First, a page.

The Red Hat Society’s Acting Their Age/The Red Hat Club Rides Again (I’m sure there’s some copyright infringement here; I’m sure I don’t care)
The Hot Flash Club Chills Out
The Friday Night Knitting Club
The Sisterhood of the Queen Mamas
The Chocolate Lovers’ Club (Oh, I knew that was coming)
The Persian Pickle Club (Again, sounds dirty, isn’t, should have been)
The Sisterhood of Blackberry Corner
The Sisterhood of the Dropped Stitches
And, the epitome of ripped-off titles:
The Divine Stories of the Yahweh Sisterhood
The kicker? It took TWO OF THEM to write this masterpiece.
Now, before I sound like too much of a pretentious jackass, let me say that I GET IT. I get that sometimes you just want to get lost in 200 pages about a girl getting laid, drinking cocktails, and wearing pretty dresses in the big city. Whatever. That doesn’t make you stupid, it doesn’t mean you can’t process anything more complicated than Highlights magazine, it’s just a personal preference. And as a person who subscribes to the whole “If you don’t like it, don’t read/watch it” theory, I realize that it’s pretty hypocritical of me to hate on these books so much. Also, I think it’s great when people read, no matter what they’re reading. But it’s just the fact that there are SO DAMN MANY of these types of books that I can’t help feeling insulted. If you take a look at that first list of titles above, you can easily glean what the literary community thinks I, as a woman, should be interested in: Botox, dresses, shopping, hair, makeup, lattes and shoes.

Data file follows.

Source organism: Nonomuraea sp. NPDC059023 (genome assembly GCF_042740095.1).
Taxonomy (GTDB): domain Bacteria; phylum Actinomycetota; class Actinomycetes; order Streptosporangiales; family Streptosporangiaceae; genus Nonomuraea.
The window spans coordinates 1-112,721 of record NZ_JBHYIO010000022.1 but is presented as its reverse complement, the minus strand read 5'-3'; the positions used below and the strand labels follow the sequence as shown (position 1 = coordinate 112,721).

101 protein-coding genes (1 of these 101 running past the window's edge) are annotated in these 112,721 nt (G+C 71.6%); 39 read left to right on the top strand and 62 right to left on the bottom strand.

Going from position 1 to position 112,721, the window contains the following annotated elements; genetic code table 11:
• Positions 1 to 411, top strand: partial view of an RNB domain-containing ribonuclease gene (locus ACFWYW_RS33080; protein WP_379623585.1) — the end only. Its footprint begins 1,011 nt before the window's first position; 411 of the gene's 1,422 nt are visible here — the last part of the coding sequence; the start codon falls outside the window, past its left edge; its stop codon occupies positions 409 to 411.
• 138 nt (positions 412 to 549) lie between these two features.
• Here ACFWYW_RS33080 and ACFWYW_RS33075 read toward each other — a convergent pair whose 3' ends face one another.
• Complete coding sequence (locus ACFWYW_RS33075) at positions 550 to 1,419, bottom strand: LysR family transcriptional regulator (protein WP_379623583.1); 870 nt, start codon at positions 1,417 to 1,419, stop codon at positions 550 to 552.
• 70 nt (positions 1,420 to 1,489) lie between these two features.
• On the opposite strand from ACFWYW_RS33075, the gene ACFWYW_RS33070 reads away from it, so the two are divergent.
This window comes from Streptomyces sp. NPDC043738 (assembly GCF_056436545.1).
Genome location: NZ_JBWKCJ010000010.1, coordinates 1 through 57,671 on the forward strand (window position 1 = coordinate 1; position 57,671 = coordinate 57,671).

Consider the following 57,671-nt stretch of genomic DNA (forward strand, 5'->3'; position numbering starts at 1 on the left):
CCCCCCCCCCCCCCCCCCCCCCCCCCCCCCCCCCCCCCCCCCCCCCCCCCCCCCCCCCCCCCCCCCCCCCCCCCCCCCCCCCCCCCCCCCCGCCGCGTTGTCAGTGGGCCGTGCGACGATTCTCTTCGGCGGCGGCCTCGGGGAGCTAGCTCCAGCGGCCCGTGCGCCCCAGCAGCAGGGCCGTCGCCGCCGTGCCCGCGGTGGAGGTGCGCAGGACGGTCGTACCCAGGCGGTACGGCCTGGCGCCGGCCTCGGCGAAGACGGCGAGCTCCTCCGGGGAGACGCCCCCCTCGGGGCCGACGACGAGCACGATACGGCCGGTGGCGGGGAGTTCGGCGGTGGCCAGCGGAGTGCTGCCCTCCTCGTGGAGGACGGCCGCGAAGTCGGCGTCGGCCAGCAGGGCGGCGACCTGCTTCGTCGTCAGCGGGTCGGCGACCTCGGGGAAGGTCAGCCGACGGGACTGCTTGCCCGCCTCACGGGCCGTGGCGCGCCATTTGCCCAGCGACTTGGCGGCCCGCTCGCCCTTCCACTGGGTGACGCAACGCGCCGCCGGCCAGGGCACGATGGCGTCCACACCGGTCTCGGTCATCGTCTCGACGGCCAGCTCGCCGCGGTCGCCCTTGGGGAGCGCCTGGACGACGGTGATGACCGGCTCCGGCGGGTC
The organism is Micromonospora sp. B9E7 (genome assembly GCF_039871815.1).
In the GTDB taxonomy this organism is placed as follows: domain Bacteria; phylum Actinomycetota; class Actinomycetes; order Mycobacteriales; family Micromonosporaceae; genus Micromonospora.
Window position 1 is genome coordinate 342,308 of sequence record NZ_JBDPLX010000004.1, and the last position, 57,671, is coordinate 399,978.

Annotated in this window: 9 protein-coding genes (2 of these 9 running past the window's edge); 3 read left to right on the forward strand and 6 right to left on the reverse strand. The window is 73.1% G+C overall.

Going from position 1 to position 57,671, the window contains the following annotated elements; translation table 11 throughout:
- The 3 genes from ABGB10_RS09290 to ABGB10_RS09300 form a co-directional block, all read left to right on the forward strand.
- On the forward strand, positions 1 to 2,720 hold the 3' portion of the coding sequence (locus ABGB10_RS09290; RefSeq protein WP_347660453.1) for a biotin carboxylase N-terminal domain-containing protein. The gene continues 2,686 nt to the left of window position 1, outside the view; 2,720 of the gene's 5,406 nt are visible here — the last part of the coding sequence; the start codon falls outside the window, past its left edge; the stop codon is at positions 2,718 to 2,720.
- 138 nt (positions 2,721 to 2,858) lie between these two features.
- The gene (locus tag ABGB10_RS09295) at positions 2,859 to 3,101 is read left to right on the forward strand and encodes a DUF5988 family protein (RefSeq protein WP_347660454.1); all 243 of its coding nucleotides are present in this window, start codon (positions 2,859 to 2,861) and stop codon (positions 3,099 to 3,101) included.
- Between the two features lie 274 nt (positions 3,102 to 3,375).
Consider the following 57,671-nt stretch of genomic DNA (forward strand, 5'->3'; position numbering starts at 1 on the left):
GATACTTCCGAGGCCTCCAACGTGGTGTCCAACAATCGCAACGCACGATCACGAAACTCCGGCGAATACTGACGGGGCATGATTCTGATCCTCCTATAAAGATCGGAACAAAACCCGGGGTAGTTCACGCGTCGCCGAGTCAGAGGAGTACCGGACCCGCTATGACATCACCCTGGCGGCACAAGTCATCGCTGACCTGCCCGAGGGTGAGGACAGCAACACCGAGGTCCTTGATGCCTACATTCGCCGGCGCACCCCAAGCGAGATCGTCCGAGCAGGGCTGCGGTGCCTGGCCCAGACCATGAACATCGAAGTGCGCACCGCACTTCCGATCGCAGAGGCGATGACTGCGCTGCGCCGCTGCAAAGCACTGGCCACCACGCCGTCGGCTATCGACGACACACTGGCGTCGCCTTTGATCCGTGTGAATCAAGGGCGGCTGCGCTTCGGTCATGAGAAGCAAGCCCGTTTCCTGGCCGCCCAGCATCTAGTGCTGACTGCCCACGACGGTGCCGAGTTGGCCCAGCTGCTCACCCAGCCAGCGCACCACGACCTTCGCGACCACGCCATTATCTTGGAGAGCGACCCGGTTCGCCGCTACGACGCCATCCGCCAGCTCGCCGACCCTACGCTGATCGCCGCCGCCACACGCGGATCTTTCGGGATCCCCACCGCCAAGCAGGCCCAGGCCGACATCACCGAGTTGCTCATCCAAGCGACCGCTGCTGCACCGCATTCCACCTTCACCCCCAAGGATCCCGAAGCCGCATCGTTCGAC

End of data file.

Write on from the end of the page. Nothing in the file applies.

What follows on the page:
You know who I just described, right?
Not to mention the entire slew of titles I didn’t post here that are solely devoted to the pursuit of a man, because why else would you don white bikini panties, slather on makeup, receive Botox, and wear stilettos and Vera Wang gowns? Why, to snag a MAY-UN, of course!
Good Lord, who let Aunt Pittypat in here?
It’s not that I really believe these books are intrinsically evil and are written by people who have a hidden agenda to turn their readers into shallow shopaholics with Botoxed foreheads and credit card debt, but are these the only things modern women want to read about? For shit’s sake, it’s the year 2008 and women STILL make less money than their male counterparts – but is it any wonder they’re getting away with it when the selection at the library would have me believe I’m too busy buying clothes and swilling Cosmopolitans to notice? After all, what are the male-targeted equivalents to these books? Any copies of The Fabulous Brotherhood of the Pleated-Front Dockers flying off the shelves?
I guess I just feel that these kinds of books are the literary equivalent to Crocs: Yeah, they’re shoes, and they get the job done, but…wouldn’t you rather wear something that didn’t make you look so fucking stupid?
Crocs: Like a chastity belt on your feet.
Entry filed under: Taste my Backhand.